Sven Gerst, King’s College London
Daniel Hammer, Goethe-University Frankfurt
Contemporary debates about political responsibility have taken different shapes. One part of the debate focuses on the remedial responsibilities of citizens to repair the harms of their state’s wrongdoings (see Stilz 2011, Pasternak 2011/2013, Jubb 2014, Collins 2015). Here, citizens acquire associative obligations to collectively rectify the effects of the injustices that their respective governments have imposed on others. Such accounts of political responsibility are often grounded in our intuitions about moral responsibility and are thus backward-looking in their nature. Another part of the debate focuses on citizens’ obligations for political change—mainly in the context of John Rawls’ natural duties of justice. For example, Iris Marion Young sketches the forward-looking responsibilities of citizens to change and rearrange institutional structures in order to alleviate structural injustices (Young 2011). More precisely, she claims that citizens acquire obligations to
foster just institutions because they are ‘socially-connected’ to structural injustices when carrying out their personal projects. Yet, Young does not blame citizens for being connected to injustices;instead she emphasizes the focus on our forward-looking normative assessment of political responsibility as mitigating injustices. Therefore, members of anti-sweatshop movements might be able to discharge their political responsibility to improve global workplace standards—despite neither bearing causal nor moral responsibility working conditions of sweatshop labor (Young 2004). Her radical proposal has sparked an ongoing debate on the justifiability and the normative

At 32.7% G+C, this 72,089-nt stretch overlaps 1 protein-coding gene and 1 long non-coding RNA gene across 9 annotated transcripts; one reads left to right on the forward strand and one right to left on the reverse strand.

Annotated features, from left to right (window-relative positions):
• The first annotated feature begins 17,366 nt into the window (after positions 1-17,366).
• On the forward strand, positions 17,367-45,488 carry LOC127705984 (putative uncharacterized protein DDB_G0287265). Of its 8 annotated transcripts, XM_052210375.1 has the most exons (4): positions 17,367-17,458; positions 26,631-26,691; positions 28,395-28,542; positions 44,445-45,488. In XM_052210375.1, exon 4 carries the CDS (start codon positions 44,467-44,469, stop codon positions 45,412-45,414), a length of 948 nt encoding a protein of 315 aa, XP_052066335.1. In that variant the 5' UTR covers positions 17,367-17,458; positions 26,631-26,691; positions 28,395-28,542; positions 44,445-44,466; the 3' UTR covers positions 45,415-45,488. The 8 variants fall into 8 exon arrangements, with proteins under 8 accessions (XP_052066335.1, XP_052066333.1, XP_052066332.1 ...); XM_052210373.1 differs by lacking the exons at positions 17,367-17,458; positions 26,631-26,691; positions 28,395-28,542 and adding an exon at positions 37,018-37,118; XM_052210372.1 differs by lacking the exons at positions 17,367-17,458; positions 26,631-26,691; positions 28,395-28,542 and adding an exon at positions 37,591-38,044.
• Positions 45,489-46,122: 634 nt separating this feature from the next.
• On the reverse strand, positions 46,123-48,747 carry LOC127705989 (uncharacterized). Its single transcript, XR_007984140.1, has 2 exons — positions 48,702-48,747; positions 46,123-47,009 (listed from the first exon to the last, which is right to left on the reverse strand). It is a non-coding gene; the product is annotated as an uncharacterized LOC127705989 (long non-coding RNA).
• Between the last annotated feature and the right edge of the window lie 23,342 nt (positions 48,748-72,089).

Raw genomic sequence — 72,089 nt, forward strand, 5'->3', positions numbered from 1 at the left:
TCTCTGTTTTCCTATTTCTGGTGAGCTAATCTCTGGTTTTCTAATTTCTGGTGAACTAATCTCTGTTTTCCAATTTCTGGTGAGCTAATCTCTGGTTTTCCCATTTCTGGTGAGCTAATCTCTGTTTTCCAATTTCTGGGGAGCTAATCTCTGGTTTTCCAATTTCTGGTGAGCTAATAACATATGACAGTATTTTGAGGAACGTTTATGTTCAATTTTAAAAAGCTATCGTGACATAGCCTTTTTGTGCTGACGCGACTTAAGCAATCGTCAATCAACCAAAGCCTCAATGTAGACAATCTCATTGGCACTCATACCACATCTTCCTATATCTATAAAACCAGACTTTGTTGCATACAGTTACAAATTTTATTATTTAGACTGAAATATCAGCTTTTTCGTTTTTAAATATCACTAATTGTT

implications of purely forward-looking political responsibility on the conception of democratic citizenship, especially in the context of global justice (see Nussbaum 2009, Payson 2012/2015,Barry and Ferracioli 2013, Neuhäuser 2014, McKeown forthcoming).
So far, these two debates on political responsibility have been taken place in isolation; yet
many of the motivating concerns of both discussions are not only deeply related and relevant to each other; they overlap significantly—such as the epistemic requirements citizens ought to fulfill.
This workshop therefore aims at providing a platform for discussing the various aspects of political responsibility by bringing both sides together. In particular, we are interested in (but not limited to) exploring: (a) the nature of political responsibility (individual/collective/institutional etc.) and the grounds for individual responsibility in democratic settings; (b) the interplay between different types of responsibility in grounding citizen responsibility, especially whether a thick notion of political responsibility including stringent backward and forward-looking duties is possible; (c) the varying conditions (personal resources and circumstances, power/class, etc.) for citizens responsibility (i.e. to examine whether these conditions influence the strength of different types of obligations); (d) the epistemic duties for citizens (i.e. what citizens ought to know in regard to their political responsibility) and their effects on the different types obligations; (e) structural (economic and political) injustices from the lens of different types of responsibility; (f) the strength (and demandingness) of citizen responsibility and the implications of failing to discharge those duties. Due to the normative and institutional complexity of the issue, we believe that only a joint (and interdisciplinary) investigation of the topic will provide the grounds that are necessary to understand the duties of citizens in modern democratic societies.